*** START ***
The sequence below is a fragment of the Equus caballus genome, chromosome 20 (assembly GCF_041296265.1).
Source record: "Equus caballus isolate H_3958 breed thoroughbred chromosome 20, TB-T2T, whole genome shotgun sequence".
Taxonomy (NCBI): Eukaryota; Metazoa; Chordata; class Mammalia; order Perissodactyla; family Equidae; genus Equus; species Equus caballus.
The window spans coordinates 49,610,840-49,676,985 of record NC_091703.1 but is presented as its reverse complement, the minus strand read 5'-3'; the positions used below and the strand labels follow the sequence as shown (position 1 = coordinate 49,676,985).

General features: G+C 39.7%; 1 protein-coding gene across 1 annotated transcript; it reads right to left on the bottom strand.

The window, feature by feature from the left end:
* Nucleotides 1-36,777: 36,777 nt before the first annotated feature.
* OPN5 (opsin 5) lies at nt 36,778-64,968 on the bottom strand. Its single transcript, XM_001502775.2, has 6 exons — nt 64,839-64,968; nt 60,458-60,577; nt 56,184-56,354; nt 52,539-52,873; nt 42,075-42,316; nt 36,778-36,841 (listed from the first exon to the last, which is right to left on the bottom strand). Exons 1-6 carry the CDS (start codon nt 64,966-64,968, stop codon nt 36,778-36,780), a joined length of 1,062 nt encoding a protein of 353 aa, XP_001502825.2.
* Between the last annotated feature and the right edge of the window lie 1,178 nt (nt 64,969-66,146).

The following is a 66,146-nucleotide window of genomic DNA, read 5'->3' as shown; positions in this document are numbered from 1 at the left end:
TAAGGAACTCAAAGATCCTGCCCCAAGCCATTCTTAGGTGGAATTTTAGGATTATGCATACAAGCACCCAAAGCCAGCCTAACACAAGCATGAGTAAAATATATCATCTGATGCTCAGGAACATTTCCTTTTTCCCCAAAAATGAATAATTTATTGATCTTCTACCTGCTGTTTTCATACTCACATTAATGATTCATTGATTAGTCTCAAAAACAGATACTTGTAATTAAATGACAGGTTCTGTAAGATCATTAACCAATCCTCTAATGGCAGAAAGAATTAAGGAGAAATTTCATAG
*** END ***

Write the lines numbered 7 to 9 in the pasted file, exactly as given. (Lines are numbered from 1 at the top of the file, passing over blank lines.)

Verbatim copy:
* Nucleotides 1-36,777: 36,777 nt before the first annotated feature.
* OPN5 (opsin 5) lies at nt 36,778-64,968 on the bottom strand. Its single transcript, XM_001502775.2, has 6 exons — nt 64,839-64,968; nt 60,458-60,577; nt 56,184-56,354; nt 52,539-52,873; nt 42,075-42,316; nt 36,778-36,841 (listed from the first exon to the last, which is right to left on the bottom strand). Exons 1-6 carry the CDS (start codon nt 64,966-64,968, stop codon nt 36,778-36,780), a joined length of 1,062 nt encoding a protein of 353 aa, XP_001502825.2.
* Between the last annotated feature and the right edge of the window lie 1,178 nt (nt 64,969-66,146).